Dr. Susan Moore, 52 years old, tested positive for COVID-19 in late November and went to a hospital in Indiana. Her symptoms included a high respiratory rate, high heart rate, high fever and coughing up blood. Despite suffering a tremendous amount of pain, she had to fight with the medical personnel to get antivirals, pain medication, and a CT scan to prove that her pain was real. She was a doctor, she knew what she was feeling, and she was Black.
She went on Facebook to decry the lack of treatment that she received from her medical provider. Tragically, it was too little, too late. She passed away on December 22. She was the sole provider for her 19-year old son and her parents with dementia.
Sadly, Dr. Moore’s story of neglect from the medical establishment is not unique and is just the tip of the iceberg. A 2017 study of 26,331 women with breast cancer in Missouri found that Black women were 30 percent more likely to be diagnosed at a late stage compared to their white counterparts, making it far more difficult to treat. A study that looked at data and research from over 20 years found that Black people were 22 percent less likely than white people to receive painkillers for the same medical conditions.
The pandemic continues to wreak havoc on people throughout this society. In the United States, COVID-19 has taken the lives of over 350,000 people with countless people likely suffering serious long term health consequences. It has been commonly said that “the virus does not discriminate.” This is absolutely true. However, this society is extremely discriminatory against poor people and minorities. This is manifested in every aspect of society, including health outcomes. This was a cruel truth that people confronted long before the pandemic. How was it possible that in 2015, there was a 20-year difference in life expectancy of people living in different Baltimore neighborhoods that were only 5 miles apart? Access to housing, healthy food, and clean environment is not distributed equally across this society. Access to medical care is a huge issue with around 10 percent of the U.S. population (roughly 33 million people) having no insurance at all. But what does it matter if the medical care that you have access to is not interested in providing real care?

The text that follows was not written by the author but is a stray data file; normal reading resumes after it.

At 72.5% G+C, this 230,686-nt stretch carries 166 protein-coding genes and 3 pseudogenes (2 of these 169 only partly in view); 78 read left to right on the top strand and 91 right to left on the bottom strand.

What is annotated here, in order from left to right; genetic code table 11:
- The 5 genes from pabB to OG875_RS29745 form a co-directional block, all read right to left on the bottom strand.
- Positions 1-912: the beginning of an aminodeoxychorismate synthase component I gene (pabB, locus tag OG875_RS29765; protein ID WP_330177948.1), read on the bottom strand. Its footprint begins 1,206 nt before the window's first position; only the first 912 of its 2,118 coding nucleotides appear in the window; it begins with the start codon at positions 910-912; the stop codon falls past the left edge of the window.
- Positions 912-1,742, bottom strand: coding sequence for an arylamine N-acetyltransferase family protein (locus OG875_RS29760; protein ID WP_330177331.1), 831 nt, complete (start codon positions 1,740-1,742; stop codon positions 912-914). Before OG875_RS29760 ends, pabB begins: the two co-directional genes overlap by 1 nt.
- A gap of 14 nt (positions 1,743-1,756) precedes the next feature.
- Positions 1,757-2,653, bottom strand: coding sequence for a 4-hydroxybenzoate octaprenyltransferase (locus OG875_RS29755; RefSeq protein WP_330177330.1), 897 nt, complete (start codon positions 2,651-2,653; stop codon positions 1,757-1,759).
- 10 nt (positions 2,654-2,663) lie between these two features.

While certainly not the only component, the way that the medical establishment responds or doesn’t respond to people suffering from illness is a significant part of why there are such disparities. Even a medical doctor is not immune to the ugly racial discrimination of this society.
Being poor, being Black, being Brown, being Indigenous or in any other marginalized group is a pre-existing condition in a society built on deep inequalities. A society that is organized in this way puts us all at risk and is a virus that we must fight.